While Monty Python might have you think otherwise, studying astronaut walks is no silly business.
Back in the 1960s, in preparation for the first lunar landing, NASA investigators produced a five-volume report examining how astronauts could best move around using spacesuits in lunar gravity, which is only one-sixth as strong as Earth’s. The Apollo astronauts were able to these techniques on the moon, starting with Neil Armstrong and Buzz Aldrin on Apollo 11 in 1969.
The report—although half a century old now—is still cited in the scientific literature. And its lead author, 89-year-old Walter Kuehnegger, is still publishing research on moon and Mars “gaits,” as in this paper presented recently at the International Astronautical Congress in Australia. The new study was led by Irene Lia Schlacht, a human factors researcher at Politecnico di Milano in Italy.
“Since the moon has one-sixth of Earth’s gravity, the idea was to design a simulator that produces that gravity,” Kuehnegger said in a phone interview from Germany. In the 1960s, his team of investigators at NASA did this by offloading the other five-sixths of a subject’s body weight. With most of their mass supported by springs and cables, the male test subjects suddenly turned into supermen—able to perform somersaults, giant leaps and other feats normally impossible on Earth. (Today NASA simulates Martian and lunar gravity with its ARGOS Active Response Gravity Offload System in Houston.)
During the Apollo era, most of the work focused on treadmill tasks, at grades ranging from level to a 30-degree slope. Subjects were tested at walking and running gaits, both in shirtsleeves and in pressurized spacesuits. The goal was to evaluate which gaits were best for metabolic consumption—which consumed the least energy and oxygen. This is especially important in a spacesuit, because oxygen is limited.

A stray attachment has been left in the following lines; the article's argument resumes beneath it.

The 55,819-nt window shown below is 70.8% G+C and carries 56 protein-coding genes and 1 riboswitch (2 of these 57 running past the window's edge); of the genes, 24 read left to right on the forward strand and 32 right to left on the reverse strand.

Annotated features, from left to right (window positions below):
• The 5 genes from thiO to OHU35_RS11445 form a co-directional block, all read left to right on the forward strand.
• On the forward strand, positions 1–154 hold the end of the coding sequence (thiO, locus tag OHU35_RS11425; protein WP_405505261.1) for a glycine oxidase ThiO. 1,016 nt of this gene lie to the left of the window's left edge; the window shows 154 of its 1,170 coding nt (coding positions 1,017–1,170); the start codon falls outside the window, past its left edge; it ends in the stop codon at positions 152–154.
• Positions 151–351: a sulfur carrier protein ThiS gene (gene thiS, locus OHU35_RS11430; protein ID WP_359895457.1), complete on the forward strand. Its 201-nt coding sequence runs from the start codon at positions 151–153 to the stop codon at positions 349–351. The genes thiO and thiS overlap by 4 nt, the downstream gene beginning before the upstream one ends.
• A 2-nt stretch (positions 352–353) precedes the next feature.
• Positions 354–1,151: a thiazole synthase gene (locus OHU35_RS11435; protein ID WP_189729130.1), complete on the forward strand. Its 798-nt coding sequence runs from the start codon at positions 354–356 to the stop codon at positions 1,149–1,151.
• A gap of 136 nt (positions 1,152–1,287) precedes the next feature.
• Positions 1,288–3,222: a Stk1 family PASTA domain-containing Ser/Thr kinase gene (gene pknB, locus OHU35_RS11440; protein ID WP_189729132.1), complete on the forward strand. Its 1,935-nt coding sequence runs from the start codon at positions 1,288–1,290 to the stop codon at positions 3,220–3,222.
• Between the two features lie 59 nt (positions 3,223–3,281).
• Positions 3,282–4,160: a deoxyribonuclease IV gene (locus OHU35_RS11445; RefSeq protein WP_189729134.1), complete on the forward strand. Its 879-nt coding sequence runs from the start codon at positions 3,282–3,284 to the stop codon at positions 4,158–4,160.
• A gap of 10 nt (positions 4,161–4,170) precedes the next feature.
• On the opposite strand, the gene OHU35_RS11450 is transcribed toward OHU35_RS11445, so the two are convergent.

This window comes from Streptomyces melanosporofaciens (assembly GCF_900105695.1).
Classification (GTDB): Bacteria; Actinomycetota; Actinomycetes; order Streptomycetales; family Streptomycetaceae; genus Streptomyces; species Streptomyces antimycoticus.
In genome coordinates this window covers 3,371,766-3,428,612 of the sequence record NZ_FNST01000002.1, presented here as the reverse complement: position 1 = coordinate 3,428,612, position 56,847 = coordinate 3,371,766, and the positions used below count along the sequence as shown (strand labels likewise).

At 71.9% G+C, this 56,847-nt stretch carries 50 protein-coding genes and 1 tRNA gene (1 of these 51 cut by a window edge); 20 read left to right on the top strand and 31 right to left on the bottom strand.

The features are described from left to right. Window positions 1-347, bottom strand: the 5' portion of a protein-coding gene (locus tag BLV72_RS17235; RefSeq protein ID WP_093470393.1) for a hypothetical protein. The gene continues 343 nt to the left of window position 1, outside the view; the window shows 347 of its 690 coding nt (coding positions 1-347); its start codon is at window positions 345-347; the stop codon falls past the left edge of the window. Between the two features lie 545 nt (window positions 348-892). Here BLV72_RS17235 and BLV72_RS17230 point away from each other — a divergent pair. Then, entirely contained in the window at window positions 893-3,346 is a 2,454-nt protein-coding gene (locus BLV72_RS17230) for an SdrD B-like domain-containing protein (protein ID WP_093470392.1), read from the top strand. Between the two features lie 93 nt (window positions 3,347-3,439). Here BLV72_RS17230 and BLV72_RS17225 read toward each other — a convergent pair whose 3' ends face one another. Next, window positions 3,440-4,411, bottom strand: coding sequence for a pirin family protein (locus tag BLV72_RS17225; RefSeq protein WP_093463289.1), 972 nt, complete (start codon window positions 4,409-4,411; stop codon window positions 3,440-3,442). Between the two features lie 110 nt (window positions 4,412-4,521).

Kuehnegger maintains the “kangaroo hop” was best. “By performing a kangaroo-type leaping and jumping, you require the least amount of energy, and consume the least amount of oxygen.”
But that’s not what the Apollo astronauts favored during the six lunar landing missions. Apollo 11, which was a short, 2.5-hour test walk on the surface, Armstrong and Aldrin mostly walked flat-footed, according to the Apollo Lunar Surface Journal. Aldrin spent only a few moments testing out jogs and hops on the surface.
“The so-called kangaroo hop does work, but it seems as though your forward mobility is not quite as good as it is in the more conventional, one-foot-after-another,” Aldrin said during his lunar outing. In practice, later crews only used the kangaroo hop when playing around, or when the astronauts jogged down a steep slope on Apollo 17 in 1972.
Later astronaut crews refined their moonwalking technique to take better advantage of the one-sixth gravity. Most astronauts, according to the Apollo Lunar Surface Journal, “favored a loping gait in which they still alternated feet, but pushed off with each step and floated forward before planting the next foot.” But at least two astronauts—Ed Mitchell on Apollo 14 and Gene Cernan on Apollo 17—preferred a more skipping motion.
Kuehnegger eventually became an orthopedic surgeon, reasoning that many back problems start with poor gaits or standing positions. “If one toe hurts, like the big toe on the right [foot], you shift your entire body to the left and immediately you stand there crookedly, all the way up to your head.”
Before retirement, some of his other projects included creating devices and systems to help patients with locomotion disabilities, working as a clinical orthopedic surgery professor for Howard University in Washington, D.C., and becoming director of research and development for Bauerfeind GmbH, a German health care company.
As for astronaut walks, Kuehnegger said more gait research is needed before astronauts head off to Mars. Since the gravity field is twice as strong there as on the lunar surface, he says locomotion problems would not be the same. Kangaroo hops may not be the best way to go on a Mars-walk.